仁义礼智信
jin gi rei tomo nobu
jingireitomonobu
rén yì lǐ zhì xìn
ren2 yi4 li3 zhi4 xin4
ren yi li zhi xin
renyilizhixin
jen i li chih hsin
jenilichihhsin
Pride自尊jisonzì zūn / zi4 zun1 / zi zun / zizuntzu tsun / tzutsun
Courtesy
Politeness
禮貌
礼貌
lǐ mào / li3 mao4 / li mao / limao
Courtesy
Etiquette
礼儀 / 禮儀
礼仪
rei gi / reigilǐ yì / li3 yi4 / li yi / liyili i / lii
Teacher
Master
Old Sage
老師
老师
lǎo shī / lao3 shi1 / lao shi / laoshilao shih / laoshih
Love and Honor愛と敬意ai to keii / aitokeii / ai to kei / aitokei
Qin
Chin

kinqīn / qin1 / qinch`in / chin
Fear God敬畏上帝jìng wèi shàng dì
jing4 wei4 shang4 di4
jing wei shang di
jingweishangdi
ching wei shang ti
chingweishangti
Filial Piety
Filial Conduct
孝行koukou / kokoxiào xìng
xiao4 xing4
xiao xing
xiaoxing
hsiao hsing
hsiaohsing
Sensei
Master
Teacher
Mister
先生sen sei / senseixiān shēng
xian1 sheng1
xian sheng
xiansheng
hsien sheng
hsiensheng
Wa Kei Sei Jaku和敬清寂wa kei sei jaku
wakeiseijaku
Namo Shakyamuni Buddha南無釋迦牟尼佛
南无释迦牟尼佛
namu shakamuni butsu
namushakamunibutsu
nán wú shì jiā móu ní fó
nan2 wu2 shi4 jia1 mou2 ni2 fo2
nan wu shi jia mou ni fo
nanwushijiamounifo
nan wu shih chia mou ni fo
nanwushihchiamounifo
Dignity
Honor
Sanctity
Integrity
尊嚴
尊严 / 尊厳
son gen / songenzūn yán / zun1 yan2 / zun yan / zunyantsun yen / tsunyen
Respectful Heart尊敬心son kei shin
sonkeishin
zūn jìng xīn
zun1 jing4 xin1
zun jing xin
zunjingxin
tsun ching hsin
tsunchinghsin
Self-Love
Love Yourself
Love Onself
自愛
自爱
ji ai / jiaizì ài / zi4 ai4 / zi ai / ziaitzu ai / tzuai
Integrity正直shoujiki / shojikizhèng zhí
zheng4 zhi2
zheng zhi
zhengzhi
cheng chih
chengchih
Pillars of Marriage尊重忠誠誠實
尊重忠诚诚实
zūn zhòng zhōng chéng chéng shí
zun1 zhong4 zhong1 cheng2 cheng2 shi2
zun zhong zhong cheng cheng shi
tsun chung chung ch`eng ch`eng shih
tsun chung chung cheng cheng shih
Gassho合掌gasshou / gashohé zhǎng / he2 zhang3 / he zhang / hezhangho chang / hochang
Filial Pietykou / koxiào / xiao4 / xiaohsiao
Bushido
The Way of the Samurai
武士道bu shi do / bushidowǔ shì dào
wu3 shi4 dao4
wu shi dao
wushidao
wu shih tao
wushihtao
Asian Pride
Oriental Pride
Asian Pryde
AZN Pryde
東方自尊
东方自尊
tou hou zi son
touhouzison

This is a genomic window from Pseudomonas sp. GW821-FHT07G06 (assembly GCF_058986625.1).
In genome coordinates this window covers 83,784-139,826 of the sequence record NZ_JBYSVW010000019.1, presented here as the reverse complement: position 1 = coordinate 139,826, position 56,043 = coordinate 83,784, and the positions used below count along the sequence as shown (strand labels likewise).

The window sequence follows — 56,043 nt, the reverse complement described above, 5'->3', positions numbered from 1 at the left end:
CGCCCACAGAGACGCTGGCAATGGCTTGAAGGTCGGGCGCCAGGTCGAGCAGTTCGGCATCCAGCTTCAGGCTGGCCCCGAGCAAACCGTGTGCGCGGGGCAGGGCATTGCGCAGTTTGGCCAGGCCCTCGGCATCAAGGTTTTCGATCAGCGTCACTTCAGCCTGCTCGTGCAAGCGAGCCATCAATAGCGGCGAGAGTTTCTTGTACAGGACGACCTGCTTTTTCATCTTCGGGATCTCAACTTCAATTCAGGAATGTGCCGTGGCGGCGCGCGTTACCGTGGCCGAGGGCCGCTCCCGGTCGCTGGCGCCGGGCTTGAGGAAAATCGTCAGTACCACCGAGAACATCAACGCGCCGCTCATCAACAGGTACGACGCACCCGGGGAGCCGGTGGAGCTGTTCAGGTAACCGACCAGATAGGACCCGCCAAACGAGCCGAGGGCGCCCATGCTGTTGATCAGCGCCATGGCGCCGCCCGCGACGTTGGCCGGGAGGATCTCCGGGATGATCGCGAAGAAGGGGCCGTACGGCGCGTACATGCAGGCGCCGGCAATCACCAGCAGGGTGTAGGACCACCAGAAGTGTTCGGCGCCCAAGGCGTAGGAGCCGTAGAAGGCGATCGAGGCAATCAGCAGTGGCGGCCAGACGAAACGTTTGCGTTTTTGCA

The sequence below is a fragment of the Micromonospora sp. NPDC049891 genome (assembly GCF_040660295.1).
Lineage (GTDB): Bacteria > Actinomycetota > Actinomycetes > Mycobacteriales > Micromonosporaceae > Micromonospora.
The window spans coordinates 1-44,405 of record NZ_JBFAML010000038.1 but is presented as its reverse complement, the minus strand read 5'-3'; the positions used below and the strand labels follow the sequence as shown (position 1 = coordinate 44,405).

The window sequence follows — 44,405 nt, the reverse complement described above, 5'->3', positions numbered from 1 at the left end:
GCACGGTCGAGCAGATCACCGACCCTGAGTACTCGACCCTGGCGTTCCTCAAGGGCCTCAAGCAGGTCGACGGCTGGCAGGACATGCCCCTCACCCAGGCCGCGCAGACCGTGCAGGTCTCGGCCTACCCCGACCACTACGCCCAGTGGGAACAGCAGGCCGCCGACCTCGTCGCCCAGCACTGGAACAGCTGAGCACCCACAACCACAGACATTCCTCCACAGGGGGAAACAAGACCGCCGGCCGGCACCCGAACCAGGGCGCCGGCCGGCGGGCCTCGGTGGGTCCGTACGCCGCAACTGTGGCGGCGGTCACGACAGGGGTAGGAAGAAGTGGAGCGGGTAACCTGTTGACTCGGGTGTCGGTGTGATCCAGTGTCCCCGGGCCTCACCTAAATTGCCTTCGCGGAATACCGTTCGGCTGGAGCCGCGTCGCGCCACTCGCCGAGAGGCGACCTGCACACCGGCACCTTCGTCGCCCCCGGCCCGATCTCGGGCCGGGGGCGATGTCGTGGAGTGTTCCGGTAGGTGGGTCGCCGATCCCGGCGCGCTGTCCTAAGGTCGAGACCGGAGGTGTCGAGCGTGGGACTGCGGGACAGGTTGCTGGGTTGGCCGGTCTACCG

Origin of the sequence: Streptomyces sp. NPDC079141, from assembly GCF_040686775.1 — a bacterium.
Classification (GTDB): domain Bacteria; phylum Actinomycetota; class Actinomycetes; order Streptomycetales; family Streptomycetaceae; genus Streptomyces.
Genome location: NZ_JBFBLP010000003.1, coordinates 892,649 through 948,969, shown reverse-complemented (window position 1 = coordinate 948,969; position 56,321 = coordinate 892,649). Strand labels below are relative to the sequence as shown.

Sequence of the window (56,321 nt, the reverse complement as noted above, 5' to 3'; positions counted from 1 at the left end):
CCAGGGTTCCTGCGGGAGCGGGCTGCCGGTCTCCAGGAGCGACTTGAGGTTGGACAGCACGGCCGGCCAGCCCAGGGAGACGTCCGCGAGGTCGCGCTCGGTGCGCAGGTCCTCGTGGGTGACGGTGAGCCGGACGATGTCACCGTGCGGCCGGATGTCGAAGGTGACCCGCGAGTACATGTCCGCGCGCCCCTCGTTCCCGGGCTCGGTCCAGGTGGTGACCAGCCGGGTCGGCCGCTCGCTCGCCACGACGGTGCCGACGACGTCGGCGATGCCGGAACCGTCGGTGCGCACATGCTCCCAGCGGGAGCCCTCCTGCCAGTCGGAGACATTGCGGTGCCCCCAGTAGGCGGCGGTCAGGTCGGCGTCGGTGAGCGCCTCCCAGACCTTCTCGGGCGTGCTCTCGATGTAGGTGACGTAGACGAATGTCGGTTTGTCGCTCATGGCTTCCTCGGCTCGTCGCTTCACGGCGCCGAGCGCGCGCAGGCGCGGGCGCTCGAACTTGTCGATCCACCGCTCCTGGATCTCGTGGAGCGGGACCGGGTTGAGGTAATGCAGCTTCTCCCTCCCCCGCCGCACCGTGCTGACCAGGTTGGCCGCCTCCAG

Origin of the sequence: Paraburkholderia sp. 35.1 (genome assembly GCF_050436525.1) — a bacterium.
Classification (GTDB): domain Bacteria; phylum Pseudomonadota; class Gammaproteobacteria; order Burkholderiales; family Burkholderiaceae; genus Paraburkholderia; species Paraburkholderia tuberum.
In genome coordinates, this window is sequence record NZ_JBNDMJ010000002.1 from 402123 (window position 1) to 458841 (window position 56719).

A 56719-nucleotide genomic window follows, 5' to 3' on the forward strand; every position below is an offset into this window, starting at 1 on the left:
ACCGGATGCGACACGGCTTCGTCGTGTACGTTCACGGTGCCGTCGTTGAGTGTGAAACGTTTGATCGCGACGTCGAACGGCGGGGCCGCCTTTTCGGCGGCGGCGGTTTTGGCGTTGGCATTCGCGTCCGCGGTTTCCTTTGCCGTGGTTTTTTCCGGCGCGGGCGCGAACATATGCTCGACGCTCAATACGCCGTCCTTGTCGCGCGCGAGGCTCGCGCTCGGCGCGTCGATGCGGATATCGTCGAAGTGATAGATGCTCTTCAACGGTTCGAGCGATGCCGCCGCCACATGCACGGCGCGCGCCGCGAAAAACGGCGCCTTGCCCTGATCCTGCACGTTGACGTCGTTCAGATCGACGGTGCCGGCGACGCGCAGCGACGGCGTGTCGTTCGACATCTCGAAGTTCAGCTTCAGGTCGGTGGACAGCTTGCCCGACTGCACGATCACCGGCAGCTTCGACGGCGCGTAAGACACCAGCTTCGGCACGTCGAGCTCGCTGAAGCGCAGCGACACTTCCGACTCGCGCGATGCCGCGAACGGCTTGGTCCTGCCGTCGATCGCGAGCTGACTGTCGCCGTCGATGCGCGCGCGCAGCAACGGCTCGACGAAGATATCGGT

to ho zi son
tohozison
dōng fāng zì zūn
dong1 fang1 zi4 zun1
dong fang zi zun
dongfangzizun
tung fang tzu tsun
tungfangtzutsun
Tang Soo Do Tenets廉耻精進忍耐遵守克己謙遜百折不屈 / 廉恥精進忍耐遵守克己謙遜百折不屈
廉耻精进忍耐遵守克己谦逊百折不屈
Honor (Japanese
Simplified version)
名譽
名誉
meiyomíng yù / ming2 yu4 / ming yu / mingyuming yü / mingyü
Banzai
Wansui
萬歲
万岁
banzai / manzaiwàn suì / wan4 sui4 / wan sui / wansui
Banzai萬歲
万岁
banzaiwàn suì / wan4 sui4 / wan sui / wansui
In some entries above you will see that characters have different versions above and below a line.
In these cases, the characters above the line are Traditional Chinese, while the ones below are Simplified Chinese.



Successful Chinese Character and Japanese Kanji calligraphy searches within the last few hours...

Aiki Jujutsu
Archangel
Aster
Believe
Berserk
Bushido
Calm
Change
Christ
Crouching Tiger Hidden Dragon
Enlighten
Enlightened
Faith in God
Family
Father
Furinkazan
Gemini
Heart of a Warrior
Hello
Humble
I Love You Forever and Always
Iaido
Jesus
Kaizen
Keep Fighting
Kenshin
Kung Fu
Lion
Love
Loyalty
Mind Body Soul Spirit
Mind Body Spirit
Mother
Mushin
Music
Overcome
Pleasure
Powerful
Protector
Rain
Rebirth
Right Intention
Rooster
Strength
Strong Heart
The Red String
The Way
The Way of the Warrior
Thunder Lightning in Kanji
Trust in God
Trust No Man
Victory
Wave
White
Wing Chun
Winter
Wolf
Yin Yang

All of our calligraphy wall scrolls are handmade.

When the calligrapher finishes creating your artwork, it is taken to my art mounting workshop in Beijing where a wall scroll is made by hand from a combination of silk, rice paper, and wood.
After we create your wall scroll, it takes at least two weeks for air mail delivery from Beijing to you.

Allow a few weeks for delivery. Rush service speeds it up by a week or two for $10!

When you select your calligraphy, you'll be taken to another page where you can choose various custom options.


A nice Chinese calligraphy wall scroll

The wall scroll that Sandy is holding in this picture is a "large size"
single-character wall scroll.
We also offer custom wall scrolls in small, medium, and an even-larger jumbo size.

A professional Chinese Calligrapher

Professional calligraphers are getting to be hard to find these days.
Instead of drawing characters by hand, the new generation in China merely type roman letters into their computer keyboards and pick the character that they want from a list that pops up.

There is some fear that true Chinese calligraphy may become a lost art in the coming years. Many art institutes in China are now promoting calligraphy programs in hopes of keeping this unique form of art alive.

Trying to learn Chinese calligrapher - a futile effort

Even with the teachings of a top-ranked calligrapher in China, my calligraphy will never be good enough to sell. I will leave that to the experts.

A high-ranked Chinese master calligrapher that I met in Zhongwei

The same calligrapher who gave me those lessons also attracted a crowd of thousands and a TV crew as he created characters over 6-feet high. He happens to be ranked as one of the top 100 calligraphers in all of China. He is also one of very few that would actually attempt such a feat.


Check out my lists of Japanese Kanji Calligraphy Wall Scrolls and Old Korean Hanja Calligraphy Wall Scrolls.

Some people may refer to this entry as Respect All Kanji, Respect All Characters, Respect All in Mandarin Chinese, Respect All Characters, Respect All in Chinese Writing, Respect All in Japanese Writing, Respect All in Asian Writing, Respect All Ideograms, Chinese Respect All symbols, Respect All Hieroglyphics, Respect All Glyphs, Respect All in Chinese Letters, Respect All Hanzi, Respect All in Japanese Kanji, Respect All Pictograms, Respect All in the Chinese Written-Language, or Respect All in the Japanese Written-Language.